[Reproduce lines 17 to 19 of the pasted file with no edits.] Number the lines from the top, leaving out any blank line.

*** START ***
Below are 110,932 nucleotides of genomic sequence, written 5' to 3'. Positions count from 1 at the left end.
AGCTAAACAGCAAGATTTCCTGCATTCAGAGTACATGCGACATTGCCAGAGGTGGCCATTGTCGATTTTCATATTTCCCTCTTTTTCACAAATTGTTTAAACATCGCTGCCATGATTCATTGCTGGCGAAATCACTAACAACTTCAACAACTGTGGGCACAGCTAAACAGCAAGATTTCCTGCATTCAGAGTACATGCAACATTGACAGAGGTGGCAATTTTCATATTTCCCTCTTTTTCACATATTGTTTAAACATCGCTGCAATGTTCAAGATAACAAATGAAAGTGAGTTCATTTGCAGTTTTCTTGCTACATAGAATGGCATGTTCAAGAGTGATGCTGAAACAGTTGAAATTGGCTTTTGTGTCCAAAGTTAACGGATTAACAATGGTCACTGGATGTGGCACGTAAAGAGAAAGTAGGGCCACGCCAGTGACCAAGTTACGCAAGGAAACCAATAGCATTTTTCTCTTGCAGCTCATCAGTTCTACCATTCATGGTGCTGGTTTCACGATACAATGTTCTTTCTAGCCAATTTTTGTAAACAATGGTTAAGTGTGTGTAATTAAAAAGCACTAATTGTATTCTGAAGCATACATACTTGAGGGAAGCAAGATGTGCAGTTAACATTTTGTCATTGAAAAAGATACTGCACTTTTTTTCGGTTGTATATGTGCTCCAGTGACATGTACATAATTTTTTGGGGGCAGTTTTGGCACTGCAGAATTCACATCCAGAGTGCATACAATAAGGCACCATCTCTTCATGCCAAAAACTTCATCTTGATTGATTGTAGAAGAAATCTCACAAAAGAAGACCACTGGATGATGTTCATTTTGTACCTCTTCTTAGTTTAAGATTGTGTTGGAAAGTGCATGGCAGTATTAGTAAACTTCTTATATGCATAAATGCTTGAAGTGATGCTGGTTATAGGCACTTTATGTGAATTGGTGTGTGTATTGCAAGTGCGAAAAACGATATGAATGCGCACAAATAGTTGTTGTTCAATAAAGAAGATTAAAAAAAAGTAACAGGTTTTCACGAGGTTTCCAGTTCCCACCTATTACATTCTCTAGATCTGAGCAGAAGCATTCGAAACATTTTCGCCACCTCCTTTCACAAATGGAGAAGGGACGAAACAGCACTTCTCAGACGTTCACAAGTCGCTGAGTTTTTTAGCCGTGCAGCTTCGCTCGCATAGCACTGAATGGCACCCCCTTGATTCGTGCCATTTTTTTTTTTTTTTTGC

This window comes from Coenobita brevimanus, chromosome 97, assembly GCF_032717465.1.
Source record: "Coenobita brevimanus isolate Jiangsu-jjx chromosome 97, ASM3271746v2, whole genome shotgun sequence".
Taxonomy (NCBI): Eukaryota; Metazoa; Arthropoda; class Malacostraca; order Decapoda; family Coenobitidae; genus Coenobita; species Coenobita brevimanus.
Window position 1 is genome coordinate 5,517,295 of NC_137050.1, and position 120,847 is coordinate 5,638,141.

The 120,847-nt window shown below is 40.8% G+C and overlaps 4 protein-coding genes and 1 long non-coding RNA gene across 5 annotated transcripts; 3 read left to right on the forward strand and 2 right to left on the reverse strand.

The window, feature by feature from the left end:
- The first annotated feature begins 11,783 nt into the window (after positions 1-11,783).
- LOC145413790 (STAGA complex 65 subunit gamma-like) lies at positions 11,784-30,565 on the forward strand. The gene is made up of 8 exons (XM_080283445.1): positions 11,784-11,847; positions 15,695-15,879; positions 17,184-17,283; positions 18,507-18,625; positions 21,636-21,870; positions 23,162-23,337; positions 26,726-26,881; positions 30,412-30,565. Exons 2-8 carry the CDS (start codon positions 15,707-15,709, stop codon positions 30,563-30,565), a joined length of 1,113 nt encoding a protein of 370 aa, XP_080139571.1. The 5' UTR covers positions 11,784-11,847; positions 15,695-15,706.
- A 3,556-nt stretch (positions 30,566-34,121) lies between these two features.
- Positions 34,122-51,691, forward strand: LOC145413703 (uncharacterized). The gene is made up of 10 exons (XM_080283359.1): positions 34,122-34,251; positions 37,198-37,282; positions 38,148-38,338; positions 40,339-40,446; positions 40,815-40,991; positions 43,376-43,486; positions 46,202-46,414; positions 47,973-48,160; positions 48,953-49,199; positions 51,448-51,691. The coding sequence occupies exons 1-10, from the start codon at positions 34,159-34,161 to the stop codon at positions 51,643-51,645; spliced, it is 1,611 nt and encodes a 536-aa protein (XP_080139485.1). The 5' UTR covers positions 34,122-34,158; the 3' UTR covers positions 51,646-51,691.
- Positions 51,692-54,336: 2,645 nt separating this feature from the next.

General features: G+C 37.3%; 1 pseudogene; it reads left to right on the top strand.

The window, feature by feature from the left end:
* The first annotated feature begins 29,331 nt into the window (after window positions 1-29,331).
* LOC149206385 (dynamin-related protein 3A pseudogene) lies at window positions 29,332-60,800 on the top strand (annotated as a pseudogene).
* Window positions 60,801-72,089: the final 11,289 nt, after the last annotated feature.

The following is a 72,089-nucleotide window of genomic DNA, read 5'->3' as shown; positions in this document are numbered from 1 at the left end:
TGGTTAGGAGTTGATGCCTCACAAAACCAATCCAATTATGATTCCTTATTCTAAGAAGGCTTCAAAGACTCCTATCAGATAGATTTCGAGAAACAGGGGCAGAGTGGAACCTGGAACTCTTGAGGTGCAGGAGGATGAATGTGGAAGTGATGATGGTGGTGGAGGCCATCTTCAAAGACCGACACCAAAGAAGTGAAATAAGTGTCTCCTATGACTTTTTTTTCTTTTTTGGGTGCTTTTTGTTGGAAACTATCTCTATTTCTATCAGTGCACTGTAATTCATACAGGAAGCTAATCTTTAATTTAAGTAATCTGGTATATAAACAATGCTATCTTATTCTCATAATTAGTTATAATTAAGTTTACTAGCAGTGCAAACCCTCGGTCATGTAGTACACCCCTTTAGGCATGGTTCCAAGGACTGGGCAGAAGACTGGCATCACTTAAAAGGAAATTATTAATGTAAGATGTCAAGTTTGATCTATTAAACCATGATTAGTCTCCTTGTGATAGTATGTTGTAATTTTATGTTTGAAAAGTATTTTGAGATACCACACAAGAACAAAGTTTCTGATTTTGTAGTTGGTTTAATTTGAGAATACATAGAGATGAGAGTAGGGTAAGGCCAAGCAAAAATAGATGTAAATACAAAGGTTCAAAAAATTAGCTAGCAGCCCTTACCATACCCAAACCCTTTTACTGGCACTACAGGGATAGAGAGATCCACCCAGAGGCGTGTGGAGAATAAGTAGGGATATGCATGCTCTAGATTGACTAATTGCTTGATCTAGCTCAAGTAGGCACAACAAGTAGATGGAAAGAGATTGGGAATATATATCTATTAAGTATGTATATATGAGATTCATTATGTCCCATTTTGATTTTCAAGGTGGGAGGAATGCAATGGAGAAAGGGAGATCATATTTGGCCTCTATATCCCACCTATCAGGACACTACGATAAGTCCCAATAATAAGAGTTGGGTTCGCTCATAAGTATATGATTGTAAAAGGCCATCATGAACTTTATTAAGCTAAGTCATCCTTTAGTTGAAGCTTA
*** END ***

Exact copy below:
* LOC149206385 (dynamin-related protein 3A pseudogene) lies at window positions 29,332-60,800 on the top strand (annotated as a pseudogene).
* Window positions 60,801-72,089: the final 11,289 nt, after the last annotated feature.

The following is a 72,089-nucleotide window of genomic DNA, read 5'->3' as shown; positions in this document are numbered from 1 at the left end: